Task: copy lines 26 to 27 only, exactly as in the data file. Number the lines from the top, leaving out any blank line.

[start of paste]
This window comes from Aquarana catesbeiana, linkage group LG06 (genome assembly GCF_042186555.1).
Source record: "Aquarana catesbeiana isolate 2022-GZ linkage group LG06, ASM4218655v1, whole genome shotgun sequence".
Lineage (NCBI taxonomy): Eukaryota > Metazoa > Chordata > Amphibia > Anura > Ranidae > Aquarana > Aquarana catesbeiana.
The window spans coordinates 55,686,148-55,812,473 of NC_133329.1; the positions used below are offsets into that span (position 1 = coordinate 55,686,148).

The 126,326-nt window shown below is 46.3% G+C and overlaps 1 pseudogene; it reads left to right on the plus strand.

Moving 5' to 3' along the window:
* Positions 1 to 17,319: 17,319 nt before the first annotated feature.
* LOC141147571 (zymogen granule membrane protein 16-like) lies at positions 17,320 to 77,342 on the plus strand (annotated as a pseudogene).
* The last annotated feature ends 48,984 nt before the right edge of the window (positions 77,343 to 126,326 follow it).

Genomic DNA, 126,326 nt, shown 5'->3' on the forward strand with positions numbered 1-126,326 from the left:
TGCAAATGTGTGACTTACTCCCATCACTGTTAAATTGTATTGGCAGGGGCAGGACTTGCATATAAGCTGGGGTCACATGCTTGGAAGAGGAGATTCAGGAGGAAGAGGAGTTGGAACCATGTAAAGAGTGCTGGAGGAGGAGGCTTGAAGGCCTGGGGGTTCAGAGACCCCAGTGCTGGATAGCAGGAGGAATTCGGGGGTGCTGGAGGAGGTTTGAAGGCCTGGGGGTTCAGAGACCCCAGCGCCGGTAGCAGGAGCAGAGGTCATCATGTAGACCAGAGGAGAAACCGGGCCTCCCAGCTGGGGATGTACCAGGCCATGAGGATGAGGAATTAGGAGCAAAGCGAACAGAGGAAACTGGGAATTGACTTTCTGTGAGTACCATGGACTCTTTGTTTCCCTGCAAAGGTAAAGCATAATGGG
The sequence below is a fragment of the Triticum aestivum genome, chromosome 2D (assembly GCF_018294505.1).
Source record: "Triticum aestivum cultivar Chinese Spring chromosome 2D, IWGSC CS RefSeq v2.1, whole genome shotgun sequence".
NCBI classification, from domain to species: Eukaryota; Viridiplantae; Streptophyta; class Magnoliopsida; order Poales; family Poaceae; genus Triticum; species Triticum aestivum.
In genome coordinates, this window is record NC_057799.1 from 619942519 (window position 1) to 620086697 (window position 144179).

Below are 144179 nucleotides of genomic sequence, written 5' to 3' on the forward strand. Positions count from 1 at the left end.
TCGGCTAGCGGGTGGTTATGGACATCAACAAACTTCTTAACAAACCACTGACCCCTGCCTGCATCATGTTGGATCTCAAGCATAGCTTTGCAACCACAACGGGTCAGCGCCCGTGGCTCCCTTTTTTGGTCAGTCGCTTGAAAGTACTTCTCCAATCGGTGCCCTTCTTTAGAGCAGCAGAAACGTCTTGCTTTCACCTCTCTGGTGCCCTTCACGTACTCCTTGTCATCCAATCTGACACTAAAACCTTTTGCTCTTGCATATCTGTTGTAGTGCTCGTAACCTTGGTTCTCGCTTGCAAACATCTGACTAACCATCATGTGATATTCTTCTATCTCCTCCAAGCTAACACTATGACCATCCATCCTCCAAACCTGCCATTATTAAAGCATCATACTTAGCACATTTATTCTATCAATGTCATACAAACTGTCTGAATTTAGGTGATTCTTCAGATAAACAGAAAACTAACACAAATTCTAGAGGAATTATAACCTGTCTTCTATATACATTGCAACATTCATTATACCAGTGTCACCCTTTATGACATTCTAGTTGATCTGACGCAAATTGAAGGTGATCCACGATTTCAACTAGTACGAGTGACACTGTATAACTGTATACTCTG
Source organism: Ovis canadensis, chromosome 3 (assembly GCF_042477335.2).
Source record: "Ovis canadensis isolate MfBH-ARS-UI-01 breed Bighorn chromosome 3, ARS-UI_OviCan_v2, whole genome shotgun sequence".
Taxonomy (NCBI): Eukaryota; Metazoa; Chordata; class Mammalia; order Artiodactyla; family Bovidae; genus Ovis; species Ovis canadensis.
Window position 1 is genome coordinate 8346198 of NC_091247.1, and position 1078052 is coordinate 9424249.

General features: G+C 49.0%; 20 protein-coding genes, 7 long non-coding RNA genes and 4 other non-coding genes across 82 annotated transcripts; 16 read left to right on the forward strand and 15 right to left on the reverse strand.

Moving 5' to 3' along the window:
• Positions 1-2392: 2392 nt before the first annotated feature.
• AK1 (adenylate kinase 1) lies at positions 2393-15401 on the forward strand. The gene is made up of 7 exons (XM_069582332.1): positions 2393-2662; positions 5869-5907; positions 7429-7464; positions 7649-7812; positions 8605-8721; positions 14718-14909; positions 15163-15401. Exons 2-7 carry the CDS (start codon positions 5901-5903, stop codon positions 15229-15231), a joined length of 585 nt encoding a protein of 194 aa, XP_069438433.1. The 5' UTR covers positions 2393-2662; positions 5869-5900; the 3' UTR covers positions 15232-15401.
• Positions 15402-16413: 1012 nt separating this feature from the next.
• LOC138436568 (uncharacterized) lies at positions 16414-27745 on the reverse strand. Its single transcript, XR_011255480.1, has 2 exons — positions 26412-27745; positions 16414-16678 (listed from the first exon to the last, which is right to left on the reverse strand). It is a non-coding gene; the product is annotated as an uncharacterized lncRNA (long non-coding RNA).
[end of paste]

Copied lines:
• Positions 15402-16413: 1012 nt separating this feature from the next.
• LOC138436568 (uncharacterized) lies at positions 16414-27745 on the reverse strand. Its single transcript, XR_011255480.1, has 2 exons — positions 26412-27745; positions 16414-16678 (listed from the first exon to the last, which is right to left on the reverse strand). It is a non-coding gene; the product is annotated as an uncharacterized lncRNA (long non-coding RNA).